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Education - Children's and young adult's literature

What's a good book?

"Notable books in the language arts share an exemplary use of language or the ability to stimulate thought and language use, wordplay, or imaginative response from children.  Good books are catalysts; they evoke a response.  They invite us to think; they agitate; they cause us to grow.  We applaud; we disagree.  We know we could do better when characters make poor choices.  A well-written book does not leave us alone; we are left with perplexing questions rather than neatly packaged answers."

from: Wordcrafting: what makes a book notable in the language arts by S. Lehr. In Books that invite talk, wonder and play edited by AA McClure & J.V. Kristo. 1997. pp. 1-17

Learn more

Selecting books for children can be a tricky business.  If you're looking for a literary masterpiece go with an award winner (Governor Generals, Newbery, Caldecott, etc.). If you're just trying to connect a kid who doesn't read (for whatever reason) go with whatever works even if it's something that drives you crazy. Get them reading and hopefully move them onto to something better.  There's your spectrum.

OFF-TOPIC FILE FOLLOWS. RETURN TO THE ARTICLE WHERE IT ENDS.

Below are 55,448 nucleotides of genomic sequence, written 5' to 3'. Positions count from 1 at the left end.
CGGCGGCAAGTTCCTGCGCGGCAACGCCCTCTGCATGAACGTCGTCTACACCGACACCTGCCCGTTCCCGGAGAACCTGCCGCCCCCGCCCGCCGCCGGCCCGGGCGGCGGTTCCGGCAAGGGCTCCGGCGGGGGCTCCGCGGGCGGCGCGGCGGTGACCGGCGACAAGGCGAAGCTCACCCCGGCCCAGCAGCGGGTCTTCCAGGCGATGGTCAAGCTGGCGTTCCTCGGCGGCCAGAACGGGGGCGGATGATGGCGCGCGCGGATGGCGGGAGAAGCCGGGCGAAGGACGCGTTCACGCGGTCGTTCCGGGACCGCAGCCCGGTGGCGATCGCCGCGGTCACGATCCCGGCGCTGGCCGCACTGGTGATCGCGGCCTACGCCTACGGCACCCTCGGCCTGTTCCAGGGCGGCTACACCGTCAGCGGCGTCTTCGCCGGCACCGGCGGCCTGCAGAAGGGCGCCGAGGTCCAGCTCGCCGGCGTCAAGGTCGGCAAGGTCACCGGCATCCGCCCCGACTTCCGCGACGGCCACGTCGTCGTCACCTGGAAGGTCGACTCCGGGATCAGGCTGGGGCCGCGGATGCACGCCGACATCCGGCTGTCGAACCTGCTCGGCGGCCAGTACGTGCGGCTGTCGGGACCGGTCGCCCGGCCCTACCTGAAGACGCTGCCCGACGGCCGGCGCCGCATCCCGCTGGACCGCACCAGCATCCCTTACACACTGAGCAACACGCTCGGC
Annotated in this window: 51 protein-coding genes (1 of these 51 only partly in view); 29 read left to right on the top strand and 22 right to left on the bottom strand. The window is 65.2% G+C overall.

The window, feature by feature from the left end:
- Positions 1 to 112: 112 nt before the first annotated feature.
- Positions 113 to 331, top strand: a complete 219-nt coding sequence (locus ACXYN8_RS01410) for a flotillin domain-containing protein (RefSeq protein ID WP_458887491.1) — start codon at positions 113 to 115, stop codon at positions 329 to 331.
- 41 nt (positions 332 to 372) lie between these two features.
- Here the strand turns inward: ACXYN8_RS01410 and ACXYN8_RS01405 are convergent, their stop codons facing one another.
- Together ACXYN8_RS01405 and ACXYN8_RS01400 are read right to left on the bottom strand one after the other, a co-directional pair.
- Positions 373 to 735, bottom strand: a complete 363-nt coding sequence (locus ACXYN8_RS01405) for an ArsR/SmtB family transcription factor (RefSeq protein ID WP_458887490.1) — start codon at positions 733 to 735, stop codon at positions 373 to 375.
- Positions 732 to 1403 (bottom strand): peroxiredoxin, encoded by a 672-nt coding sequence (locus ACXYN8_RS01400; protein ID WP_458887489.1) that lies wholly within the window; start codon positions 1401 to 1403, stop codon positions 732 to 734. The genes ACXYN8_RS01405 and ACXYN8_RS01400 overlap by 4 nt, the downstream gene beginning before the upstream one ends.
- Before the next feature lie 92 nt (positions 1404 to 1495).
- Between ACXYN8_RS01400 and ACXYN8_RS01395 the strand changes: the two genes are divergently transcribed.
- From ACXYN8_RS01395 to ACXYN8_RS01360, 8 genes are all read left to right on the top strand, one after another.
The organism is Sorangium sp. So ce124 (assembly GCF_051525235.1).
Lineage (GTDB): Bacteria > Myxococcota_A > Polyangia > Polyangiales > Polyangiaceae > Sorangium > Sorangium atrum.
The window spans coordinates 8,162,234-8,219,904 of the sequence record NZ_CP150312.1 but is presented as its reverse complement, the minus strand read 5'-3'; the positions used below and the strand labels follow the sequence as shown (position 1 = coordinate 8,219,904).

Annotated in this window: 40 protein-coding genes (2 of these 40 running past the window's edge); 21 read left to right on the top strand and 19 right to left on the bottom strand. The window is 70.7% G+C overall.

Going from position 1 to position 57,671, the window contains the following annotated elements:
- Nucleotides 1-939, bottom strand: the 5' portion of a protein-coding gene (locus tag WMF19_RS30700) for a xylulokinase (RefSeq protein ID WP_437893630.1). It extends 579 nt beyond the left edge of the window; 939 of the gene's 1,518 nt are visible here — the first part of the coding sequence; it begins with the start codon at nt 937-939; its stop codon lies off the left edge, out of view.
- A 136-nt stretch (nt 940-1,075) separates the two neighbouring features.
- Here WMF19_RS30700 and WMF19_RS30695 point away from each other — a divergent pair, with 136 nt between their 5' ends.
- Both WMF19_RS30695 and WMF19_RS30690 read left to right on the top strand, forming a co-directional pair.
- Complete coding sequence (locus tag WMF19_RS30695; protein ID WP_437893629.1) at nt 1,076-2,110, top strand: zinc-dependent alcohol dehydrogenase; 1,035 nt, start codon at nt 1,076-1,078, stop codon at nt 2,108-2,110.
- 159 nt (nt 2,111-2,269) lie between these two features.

Here are some things to ask yourself:

Does the book say something worthwhile to children and young adults?

Will the book support and compliment your teaching objectives?

Can you see connections between content areas of the curriculum?

Is the book appropriate to the grade level you are teaching?

Is the book appropriate to the ability level of the student?

What literary qualities does the book have?

Do the illustrations capture the content and literary elements of the text?

Are stereotypes avoided? Is diversity portrayed in a positive way?

Will the book appeal to the intended audience in terms of plot, characterization, etc.?

Will this book work as a choice for the whole class, select group, or an individual student?

Will the book work as a read aloud?

Are there alternative formats for this book? (eg. graphic novel versions, audiobooks, picture books, etc.)

Does the book resonant with me (the teacher) in some way?  Am I enthusiastic, stimulated, and excited by this book?

--(These have been culled from various resources found in the Doucette Library.)

Three criteria from the book Making the Match (Lesesne, p.56, 028.5 LeM 2003):

1. The book beats others at the common games: vocabulary, character, development, and moral concern.

2. The book has classroom usefulness.

3. The book reflects real life and has artistry in detail.

Three criteria from the book Making the Match (Lesesne, p.56, 028.5 LeM 2003):

1. The book beats others at the common games: vocabulary, character, development, and moral concern.

2. The book has classroom usefulness.

3. The book reflects real life and has artistry in detail.

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